Cayla Hatton will never win a Massachusetts State Championship. Not because she lacks talent, to the contrary, an argument can be made that she is the most gifted distance runner in the state. The reason she will never get the opportunity to compete for a state title is because her school, Phillips Academy in Andover, competes as an independent and is not a member of the MIAA. The technicality has helped her remain a mystery to casual track fans in New England, but it has not deterred her from making a national impact.
For most of us, our first introduction to Cayla Hatton was at the New Balance Grand Prix back on February 4, 2012. Considered a surprise entry by most, Hatton fearlessly led a field of nationally ranked milers and eventually finished second in 4:51.37 (a time that still stands at US#8).
But Aaron Ladd and the meet management at Global Athletics were not taking a shot in the dark when they extended an invitation to Hatton. She had quietly made a major impact on the local running scene over the past four years and her accomplishments this season helped create a resume that can rival the best in the country.
MileSplitMass had the opportunity to ask Cayla a few questions following her tremendous performance at the New Balance Grand Prix. Her answers - and the biography included below - epitomize the concept of a student-athlete and solidifies her spot as one of the best in the state.
In 2008, Cayla Hatton was the USATF Youth Outdoor National Champion in the 3000m and runner-up in the 1500m in her age group. In 2009, she was the youngest competitor in the USATF Junior Outdoor Championships 1500m. After facing injuries throughout the majority of the 2010 and 2011 seasons, Cayla returned in the summer of 2011, winning the New Haven Stratton-Faxon Women’s 5k and setting a new course record at the ING Hartford Women’s 5k.
In the fall, Cayla competed in her first year of cross-country, culminating in a win at the USATF-NE 6k Open Cross Country Championship. This winter, Cayla placed second in the New Balance Grand Prix Junior Mile and thirteenth in the 8k Open Division USA National Cross Country Championship, running a 6k split fast enough to have won the Junior 6k Division. Cayla attends Phillips Academy in Andover, Massachusetts where she has recently been elected to the Cum Laude Society. She was awarded the Biology Department Prize in ninth grade, and in eleventh grade she earned the Rensselaer Medal for excellence in science and mathematics.
Tell us a little about how you got started in running.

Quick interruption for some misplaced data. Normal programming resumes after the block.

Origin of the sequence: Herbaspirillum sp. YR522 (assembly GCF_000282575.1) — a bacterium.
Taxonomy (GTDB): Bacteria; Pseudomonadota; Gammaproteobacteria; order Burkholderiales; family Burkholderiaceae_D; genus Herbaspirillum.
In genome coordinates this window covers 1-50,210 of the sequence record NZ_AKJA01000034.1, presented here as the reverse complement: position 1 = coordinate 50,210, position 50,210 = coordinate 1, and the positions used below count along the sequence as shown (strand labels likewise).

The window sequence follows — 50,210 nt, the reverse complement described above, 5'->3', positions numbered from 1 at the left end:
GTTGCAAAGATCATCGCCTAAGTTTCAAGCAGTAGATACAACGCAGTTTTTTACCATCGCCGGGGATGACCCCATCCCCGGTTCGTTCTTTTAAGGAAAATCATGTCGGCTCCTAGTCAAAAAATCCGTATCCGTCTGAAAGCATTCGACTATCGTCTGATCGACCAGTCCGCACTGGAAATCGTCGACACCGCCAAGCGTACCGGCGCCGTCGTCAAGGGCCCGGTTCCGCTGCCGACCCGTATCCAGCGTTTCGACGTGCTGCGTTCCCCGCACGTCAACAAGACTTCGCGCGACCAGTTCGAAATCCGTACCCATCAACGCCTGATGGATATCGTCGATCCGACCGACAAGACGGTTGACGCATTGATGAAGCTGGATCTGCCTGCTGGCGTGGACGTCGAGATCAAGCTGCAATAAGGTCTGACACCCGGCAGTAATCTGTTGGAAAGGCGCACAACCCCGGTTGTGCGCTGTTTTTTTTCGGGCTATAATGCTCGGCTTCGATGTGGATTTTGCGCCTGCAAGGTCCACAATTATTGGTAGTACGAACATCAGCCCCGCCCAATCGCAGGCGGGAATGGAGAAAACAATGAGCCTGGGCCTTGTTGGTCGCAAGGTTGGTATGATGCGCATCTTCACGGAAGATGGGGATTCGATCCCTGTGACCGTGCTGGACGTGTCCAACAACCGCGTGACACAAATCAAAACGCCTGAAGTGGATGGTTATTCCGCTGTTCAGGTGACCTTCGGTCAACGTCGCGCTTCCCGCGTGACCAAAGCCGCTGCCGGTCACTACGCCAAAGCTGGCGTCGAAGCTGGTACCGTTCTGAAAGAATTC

The first race I ever ran was the Farmington Fun Run Mile in fourth grade. I realized I had potential when I ran past the biker who was leading the course.
This is the first year I’ve been running year round – for my previous high school years I played soccer in the fall, and during middle school I swam in the winter.
Your performance at the New Balance Grand Prix instantly lifted you to national recognition. What was the plan going into the race?
I was training for the 8k this past weekend in St. Louis, so my training has been strength based. The Grand Prix Mile was planned as a speed workout for me. I wanted to run a consistent mile with splits around 34-35. I was hoping that the field would go out hard, and I was frustrated that it ended up being a more strategic race. In my opinion this isn’t the time of year for strategic races – I just wanted to run hard and fast.
Walk us through the first half of the race. What were your thoughts on the slow start and on the reaction of the field to your initial move?
I wanted to get in a strong, hard mile so I wasn’t happy with the slow start. I wish that I had just started the race at my pace so I wouldn’t have overcompensated on the second and third laps. I was surprised that no one came with me when I picked up the pace, but I wasn’t too concerned about what everyone else was doing.
At the half way point you had a large lead on the rest of the field. What was the strategy at that point?
I tried to just hold my pace, but I got a little complacent. Looking back, I was way too comfortable at this point of the race and should have been pushing myself harder.
Describe the final 400 meters of the race and your thoughts after you crossed the line.
I know that I had no kick, but I didn’t expect to considering the training I’ve been doing. I didn’t have that ‘next gear’ but I felt like I could’ve kept running at that same gear for much longer. This made me feel confident in my strength training, but it isn’t a good feeling to finish a race and feel like you haven’t pushed yourself to your limit. I was also disappointed with the time because I think that I could have gone faster and Haley could have gone faster if the race had panned out differently.
You won the USATF New England Club Cross Country Championships and finished second in the most prestigious mile field in the region. Where do you go from here?
I just competed at the USA National Open Championships 8k, and placed thirteenth overall. I chose to run in the open division rather than the junior division so I would have more competition and so I could try the longer distance. I was much happier with my performance here than at New Balance. I felt like I ran my hardest and finished on empty. It was also amazing to line up next to Molly Huddle and Sara Hall!
In the spring, I plan on trying out a bunch of different events ranging from the 800m to the 10k since I don’t really know what I’m best at yet. I was out with injury the past two years and this past fall was my first cross-country season ever, so it’s hard for me to know how I have developed since freshman year. Right now I have my sights set on the Olympic Trials B Cuts in the 5k and the steeplechase.
What are your plans for next year?
Next year, I’ll be running for Stanford University – I can’t wait!
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